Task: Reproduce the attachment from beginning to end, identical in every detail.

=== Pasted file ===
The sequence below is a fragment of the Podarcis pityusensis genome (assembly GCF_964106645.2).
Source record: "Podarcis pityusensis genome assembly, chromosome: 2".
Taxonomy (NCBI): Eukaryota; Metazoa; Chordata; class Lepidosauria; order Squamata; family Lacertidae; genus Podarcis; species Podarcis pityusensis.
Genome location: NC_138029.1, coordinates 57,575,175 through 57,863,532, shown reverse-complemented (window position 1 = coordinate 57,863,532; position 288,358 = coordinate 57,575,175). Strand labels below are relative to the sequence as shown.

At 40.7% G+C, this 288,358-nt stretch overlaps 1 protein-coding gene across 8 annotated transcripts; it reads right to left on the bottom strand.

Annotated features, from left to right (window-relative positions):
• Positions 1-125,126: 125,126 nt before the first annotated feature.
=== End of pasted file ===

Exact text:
The sequence below is a fragment of the Podarcis pityusensis genome (assembly GCF_964106645.2).
Source record: "Podarcis pityusensis genome assembly, chromosome: 2".
Taxonomy (NCBI): Eukaryota; Metazoa; Chordata; class Lepidosauria; order Squamata; family Lacertidae; genus Podarcis; species Podarcis pityusensis.
Genome location: NC_138029.1, coordinates 57,575,175 through 57,863,532, shown reverse-complemented (window position 1 = coordinate 57,863,532; position 288,358 = coordinate 57,575,175). Strand labels below are relative to the sequence as shown.

At 40.7% G+C, this 288,358-nt stretch overlaps 1 protein-coding gene across 8 annotated transcripts; it reads right to left on the bottom strand.

Annotated features, from left to right (window-relative positions):
• Positions 1-125,126: 125,126 nt before the first annotated feature.